Now Russia has invaded Georgia in defense of the South Ossetians. They’ve occupied the territory and plan to stay. It cuts Georgia almost in half. Back in May, Russia moved “unarmed peacekeeping forces” into Abkhazia.
That lopped off the northwest section of the country. Now those peacekeeping forces have turned out to have guns, artillery, and tanks and have invaded Georgia—to protect the Abkhazians of course. It is possible that the Russians were actually out to protect their fellow Slavs. And will happily stop at the new borders.
There is another scenario. The Russians are deeply unhappy with the loss of the countries they controlled in Soviet and tsarist times. These include the Estonia, Latvia, Lithuania, the Ukraine, Armenia, Azerbaijan, Georgia, Kazakhstan, Kyrgyzstan, Tajikistan, Turkmenistan, and Uzbekistan. Russia would like to have them back. All of them have some ethnically Russian population that needs to be defended from discrimination and oppression.
Putin watched George Bush expend America’s military forces—and use up the American people’s appetite for war—in Afghanistan and Iraq. It became clear that the US couldn’t even pursue a military option against Iran.
The great principle of international law and international relations since World War II has been the territorial integrity of sovereign nations. But the Bush administration reset the rules on that, too.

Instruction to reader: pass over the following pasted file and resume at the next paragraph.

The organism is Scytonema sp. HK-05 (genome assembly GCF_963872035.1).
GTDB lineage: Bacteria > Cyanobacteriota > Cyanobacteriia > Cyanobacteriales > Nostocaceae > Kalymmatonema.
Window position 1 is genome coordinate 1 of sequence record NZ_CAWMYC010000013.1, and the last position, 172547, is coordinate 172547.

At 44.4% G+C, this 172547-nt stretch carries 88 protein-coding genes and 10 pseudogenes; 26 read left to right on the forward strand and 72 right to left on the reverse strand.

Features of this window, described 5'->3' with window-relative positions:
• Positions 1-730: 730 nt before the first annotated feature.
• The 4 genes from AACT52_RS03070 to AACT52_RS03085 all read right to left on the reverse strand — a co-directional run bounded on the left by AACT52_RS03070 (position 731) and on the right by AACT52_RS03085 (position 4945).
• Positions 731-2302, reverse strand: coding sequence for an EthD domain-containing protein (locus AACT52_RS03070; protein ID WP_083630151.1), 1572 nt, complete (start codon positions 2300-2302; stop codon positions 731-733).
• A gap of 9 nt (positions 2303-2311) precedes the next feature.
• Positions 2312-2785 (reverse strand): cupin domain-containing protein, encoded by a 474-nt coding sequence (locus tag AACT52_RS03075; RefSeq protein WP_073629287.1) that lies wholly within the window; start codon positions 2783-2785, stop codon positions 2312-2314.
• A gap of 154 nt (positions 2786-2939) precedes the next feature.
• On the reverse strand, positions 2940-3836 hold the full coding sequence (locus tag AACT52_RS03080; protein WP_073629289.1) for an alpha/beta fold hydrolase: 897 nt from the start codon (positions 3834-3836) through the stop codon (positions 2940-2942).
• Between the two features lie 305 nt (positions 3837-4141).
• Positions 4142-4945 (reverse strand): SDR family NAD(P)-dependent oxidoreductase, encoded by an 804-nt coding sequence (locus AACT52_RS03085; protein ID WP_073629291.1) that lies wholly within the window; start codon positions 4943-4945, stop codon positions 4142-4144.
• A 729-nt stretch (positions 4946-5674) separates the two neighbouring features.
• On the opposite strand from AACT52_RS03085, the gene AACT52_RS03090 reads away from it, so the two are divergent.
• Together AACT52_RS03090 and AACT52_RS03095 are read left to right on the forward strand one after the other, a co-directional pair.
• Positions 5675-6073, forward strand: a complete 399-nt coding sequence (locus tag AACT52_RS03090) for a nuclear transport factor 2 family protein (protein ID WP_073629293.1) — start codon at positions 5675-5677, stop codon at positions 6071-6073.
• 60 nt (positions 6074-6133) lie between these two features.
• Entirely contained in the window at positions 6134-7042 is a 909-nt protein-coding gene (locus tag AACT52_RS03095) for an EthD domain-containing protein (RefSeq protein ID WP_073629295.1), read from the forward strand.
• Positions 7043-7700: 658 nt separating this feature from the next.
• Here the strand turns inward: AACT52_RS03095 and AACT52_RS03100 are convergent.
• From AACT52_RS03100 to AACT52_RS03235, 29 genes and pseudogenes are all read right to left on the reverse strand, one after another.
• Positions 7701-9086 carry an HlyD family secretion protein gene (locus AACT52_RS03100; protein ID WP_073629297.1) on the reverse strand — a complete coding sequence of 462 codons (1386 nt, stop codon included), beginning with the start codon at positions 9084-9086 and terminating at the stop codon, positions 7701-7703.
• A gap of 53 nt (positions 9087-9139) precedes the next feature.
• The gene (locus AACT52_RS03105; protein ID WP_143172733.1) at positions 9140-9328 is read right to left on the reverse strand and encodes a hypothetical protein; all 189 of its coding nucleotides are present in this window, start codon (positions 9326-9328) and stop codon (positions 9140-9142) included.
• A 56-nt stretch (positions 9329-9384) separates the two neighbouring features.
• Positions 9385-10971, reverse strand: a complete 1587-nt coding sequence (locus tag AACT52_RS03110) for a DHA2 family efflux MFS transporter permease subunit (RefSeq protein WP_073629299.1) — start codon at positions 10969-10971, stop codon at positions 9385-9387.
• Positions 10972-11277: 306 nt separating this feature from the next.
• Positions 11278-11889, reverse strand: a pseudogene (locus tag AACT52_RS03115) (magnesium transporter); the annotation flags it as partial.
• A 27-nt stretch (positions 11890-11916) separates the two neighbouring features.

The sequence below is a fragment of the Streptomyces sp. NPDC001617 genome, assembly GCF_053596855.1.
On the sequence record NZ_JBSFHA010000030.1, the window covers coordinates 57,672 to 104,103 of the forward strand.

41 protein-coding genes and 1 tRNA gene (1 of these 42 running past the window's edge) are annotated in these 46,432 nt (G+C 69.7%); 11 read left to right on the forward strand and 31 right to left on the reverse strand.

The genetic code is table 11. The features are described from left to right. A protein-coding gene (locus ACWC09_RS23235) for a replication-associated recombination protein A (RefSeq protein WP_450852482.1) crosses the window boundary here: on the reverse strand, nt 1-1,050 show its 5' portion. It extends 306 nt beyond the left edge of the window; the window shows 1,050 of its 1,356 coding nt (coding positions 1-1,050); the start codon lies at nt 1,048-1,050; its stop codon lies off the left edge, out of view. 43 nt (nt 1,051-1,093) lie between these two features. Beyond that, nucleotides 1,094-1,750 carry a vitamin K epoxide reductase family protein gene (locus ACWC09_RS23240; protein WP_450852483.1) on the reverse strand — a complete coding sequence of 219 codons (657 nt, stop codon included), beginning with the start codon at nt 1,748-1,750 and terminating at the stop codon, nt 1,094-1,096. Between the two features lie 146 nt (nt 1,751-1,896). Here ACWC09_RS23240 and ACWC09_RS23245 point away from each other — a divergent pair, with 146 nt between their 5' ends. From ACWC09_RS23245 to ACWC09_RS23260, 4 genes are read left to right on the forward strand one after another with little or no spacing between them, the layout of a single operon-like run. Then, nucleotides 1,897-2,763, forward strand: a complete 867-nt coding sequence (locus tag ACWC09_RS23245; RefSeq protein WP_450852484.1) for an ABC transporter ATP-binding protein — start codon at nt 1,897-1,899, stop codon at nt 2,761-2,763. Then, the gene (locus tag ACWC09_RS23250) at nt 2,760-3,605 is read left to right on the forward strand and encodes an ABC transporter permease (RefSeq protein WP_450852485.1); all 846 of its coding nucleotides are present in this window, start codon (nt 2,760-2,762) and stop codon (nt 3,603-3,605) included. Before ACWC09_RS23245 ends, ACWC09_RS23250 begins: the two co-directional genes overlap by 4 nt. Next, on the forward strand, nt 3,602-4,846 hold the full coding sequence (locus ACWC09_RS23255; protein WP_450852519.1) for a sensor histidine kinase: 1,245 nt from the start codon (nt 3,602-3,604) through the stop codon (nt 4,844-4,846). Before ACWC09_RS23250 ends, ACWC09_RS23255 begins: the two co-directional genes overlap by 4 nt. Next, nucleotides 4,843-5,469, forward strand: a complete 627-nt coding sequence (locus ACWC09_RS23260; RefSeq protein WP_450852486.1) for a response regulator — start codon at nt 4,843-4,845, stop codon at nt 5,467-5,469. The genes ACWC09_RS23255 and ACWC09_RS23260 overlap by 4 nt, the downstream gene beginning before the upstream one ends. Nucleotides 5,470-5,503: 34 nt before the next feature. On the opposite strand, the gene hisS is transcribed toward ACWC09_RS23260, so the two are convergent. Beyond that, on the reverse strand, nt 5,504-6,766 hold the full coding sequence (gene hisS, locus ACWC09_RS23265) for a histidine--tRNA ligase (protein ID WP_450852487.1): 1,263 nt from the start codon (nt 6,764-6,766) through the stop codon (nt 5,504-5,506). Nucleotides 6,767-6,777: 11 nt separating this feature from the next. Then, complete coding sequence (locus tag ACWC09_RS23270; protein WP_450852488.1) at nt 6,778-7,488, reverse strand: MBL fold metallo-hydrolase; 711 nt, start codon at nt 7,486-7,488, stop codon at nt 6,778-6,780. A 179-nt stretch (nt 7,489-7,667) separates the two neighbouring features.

So it was a great time to strike. A Russian offi cer, commanding troops in the Georgian city of Gori, was quoted by NPR on August 14 as saying: “If the American president can take Baghdad, then why can’t the Russians take Tblisi?” Russian forces now occupy about a third of Georgia.
If the situation is allowed to stand, the government of Georgia will know that it has no real allies and must become a compliant state in the Russian sphere of infl uence. If that doesn’t happen, Russia has made it very clear that it can manufacture a new pretext, and take the rest of the country.
If that’s successful, then perhaps Azerbaijan, which is rich with oil, will be next. Or the Ukraine. Each success, according to the classic theory of appeasement, will encourage more aggression.
George Bush is a great admirer of Winston Churchill, the man who stood up to Hitler after Neville Chamberlain appeased him. George Bush was, until recently, also a great admirer of Vladimir Putin. “I looked the man in the eye. I found him to be very straightforward and trustworthy,” he said. “That’s the beginning of a very constructive relationship. I wouldn’t have invited him to my ranch if I didn’t trust him.”
Putin has a long-term plan to re-establish hegemony as it was under Stalin, as it was under the tsars. It may take 10, 20, or 30 years.
George Bush has always dreamed that when historians looked back at him, the wars in Iraq and Afghanistan would look heroic and foresighted, and they would see Winston Churchill. More likely, they will see them foolish adventures that allowed the invasion of Georgia and a new Munich, in which Bush got to play Neville Chamberlain.